Aziz Ansari

Aziz Ansari

Aisle Seat: Actor goes from Oscars to awkward

30 Minutes or Less: Two and a half stars out of 5

  • Aug. 19, 2011 5:00 a.m.

Did Jessie Eisenberg lose a bet?

30 Minutes or Less isn’t an awful film.  An ‘80s-style caper comedy with a penchant for sailor talk, it’s passable if you’re in the mood for such an animal.

But don’t forget, Eisenberg was up for an Oscar mere months ago. Love it or hate it, you’ve gotta admit that 30 Minutes or Less isn’t just a step down from where this guy’s been, it’s like he tumbled down a whole flight of stairs, landing on his head at the bottom.

However, the dude’s presence is good news for the film, ‘cause he’s great in it –– miscast, maybe –– but great nonetheless.

Eisenberg plays Nick, a 20-something slacker who delivers pizzas in sleepy Grand Rapids, Michigan. His ho-hum existence gets a good jolt when he’s kidnapped by two bumbling schemers (Danny McBride and Nick Swardson), stuffed into a bomb vest, and ordered to come up with $100,000 or they’ll blow him to pieces.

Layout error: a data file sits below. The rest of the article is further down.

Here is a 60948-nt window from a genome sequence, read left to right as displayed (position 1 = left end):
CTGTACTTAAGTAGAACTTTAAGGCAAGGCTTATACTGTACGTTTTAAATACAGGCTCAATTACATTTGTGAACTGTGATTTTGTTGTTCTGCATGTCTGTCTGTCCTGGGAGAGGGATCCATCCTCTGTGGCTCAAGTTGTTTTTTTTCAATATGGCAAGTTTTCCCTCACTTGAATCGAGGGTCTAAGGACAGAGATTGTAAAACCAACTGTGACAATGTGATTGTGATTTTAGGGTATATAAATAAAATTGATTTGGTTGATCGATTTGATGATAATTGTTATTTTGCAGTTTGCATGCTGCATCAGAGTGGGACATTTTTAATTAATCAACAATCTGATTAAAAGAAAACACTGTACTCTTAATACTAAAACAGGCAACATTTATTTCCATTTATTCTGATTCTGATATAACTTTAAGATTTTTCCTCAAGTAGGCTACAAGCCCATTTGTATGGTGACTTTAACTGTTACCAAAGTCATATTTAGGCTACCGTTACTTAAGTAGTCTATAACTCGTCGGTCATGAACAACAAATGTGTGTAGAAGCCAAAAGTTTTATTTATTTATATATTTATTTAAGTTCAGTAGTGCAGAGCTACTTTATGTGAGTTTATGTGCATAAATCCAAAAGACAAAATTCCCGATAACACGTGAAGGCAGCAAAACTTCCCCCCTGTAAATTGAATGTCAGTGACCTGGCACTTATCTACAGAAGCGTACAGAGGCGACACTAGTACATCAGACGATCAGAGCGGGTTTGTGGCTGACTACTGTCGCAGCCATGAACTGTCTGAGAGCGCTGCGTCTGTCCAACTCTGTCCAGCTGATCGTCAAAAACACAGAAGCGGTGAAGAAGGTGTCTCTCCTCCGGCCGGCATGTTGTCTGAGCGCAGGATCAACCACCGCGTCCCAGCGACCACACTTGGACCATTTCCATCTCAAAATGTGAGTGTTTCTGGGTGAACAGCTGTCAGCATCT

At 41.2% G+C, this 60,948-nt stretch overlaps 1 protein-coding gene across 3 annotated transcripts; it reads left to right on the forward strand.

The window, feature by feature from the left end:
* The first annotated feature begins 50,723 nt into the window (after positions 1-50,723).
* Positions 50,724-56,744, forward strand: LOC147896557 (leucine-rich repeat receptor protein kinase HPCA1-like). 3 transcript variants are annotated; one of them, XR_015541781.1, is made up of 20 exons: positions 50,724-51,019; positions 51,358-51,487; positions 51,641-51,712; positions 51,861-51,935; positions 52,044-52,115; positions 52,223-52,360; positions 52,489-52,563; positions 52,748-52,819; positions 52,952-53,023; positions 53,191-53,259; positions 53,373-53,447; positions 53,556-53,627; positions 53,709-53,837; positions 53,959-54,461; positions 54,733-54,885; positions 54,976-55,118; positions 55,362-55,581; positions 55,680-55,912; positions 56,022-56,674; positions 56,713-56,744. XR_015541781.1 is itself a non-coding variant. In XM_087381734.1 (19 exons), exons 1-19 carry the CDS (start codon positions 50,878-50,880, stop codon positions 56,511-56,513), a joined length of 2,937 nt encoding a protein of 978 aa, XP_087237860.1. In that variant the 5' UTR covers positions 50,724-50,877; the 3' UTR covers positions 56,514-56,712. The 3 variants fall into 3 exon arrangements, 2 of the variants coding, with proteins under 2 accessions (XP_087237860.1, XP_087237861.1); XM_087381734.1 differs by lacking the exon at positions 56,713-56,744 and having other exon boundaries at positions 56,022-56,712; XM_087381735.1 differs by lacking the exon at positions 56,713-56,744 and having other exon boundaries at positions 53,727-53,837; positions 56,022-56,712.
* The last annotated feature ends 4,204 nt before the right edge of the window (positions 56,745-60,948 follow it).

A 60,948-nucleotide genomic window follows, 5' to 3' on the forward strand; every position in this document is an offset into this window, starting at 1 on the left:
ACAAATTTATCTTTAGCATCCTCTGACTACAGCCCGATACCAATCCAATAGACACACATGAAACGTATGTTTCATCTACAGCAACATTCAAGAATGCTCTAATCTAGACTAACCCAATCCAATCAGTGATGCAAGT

Terrified, Nick turns to his best friend, elementary school teacher Chet (Aziz Ansari), and asks him to assist in robbing a bank so he can hand off the loot.

In the meantime, McBride, wanting the cash so he can hire a hitman to kill his rich bully father (Fred Ward) and collect his inheritance, doesn’t take into account the many ways such a plan could backfire, because… well, because he’s an idiot.

I probably don’t need to tell you, 30 Minutes or Less is one of those exercises that dangles a few sub-plots and has them all colliding on the home stretch in one big chaotic ka-blam.

Director Ruben Fleischer (Zombieland) and writer Michael Diliberti rub enough polish on this thing that they’ll try to fool you that it’s a slick, much more intelligent vehicle than what appears.

Well, don’t buy it.

The brains involved in assembling 30 Minutes or Less could fit into a Kinder egg.

What it does have going for it is a real bounce in its step.  A good burst of energy at every turn masks a lot of the film’s shortcomings

Case in point, I rarely enjoy McBride’s arrogant slob (he plays the same character in every movie he’s ever been in), but here, buckled into Fleischer’s lightning pace and goofy environment, the guy’s so stupid, it works. Come to think of it, so is the film.

The feature is currently playing at Galaxy Cinemas in Vernon.

–– Jason Armstrong is The Morning Star’s movie reviewer. His column, Aisle Seat, appears every Friday and Sunday.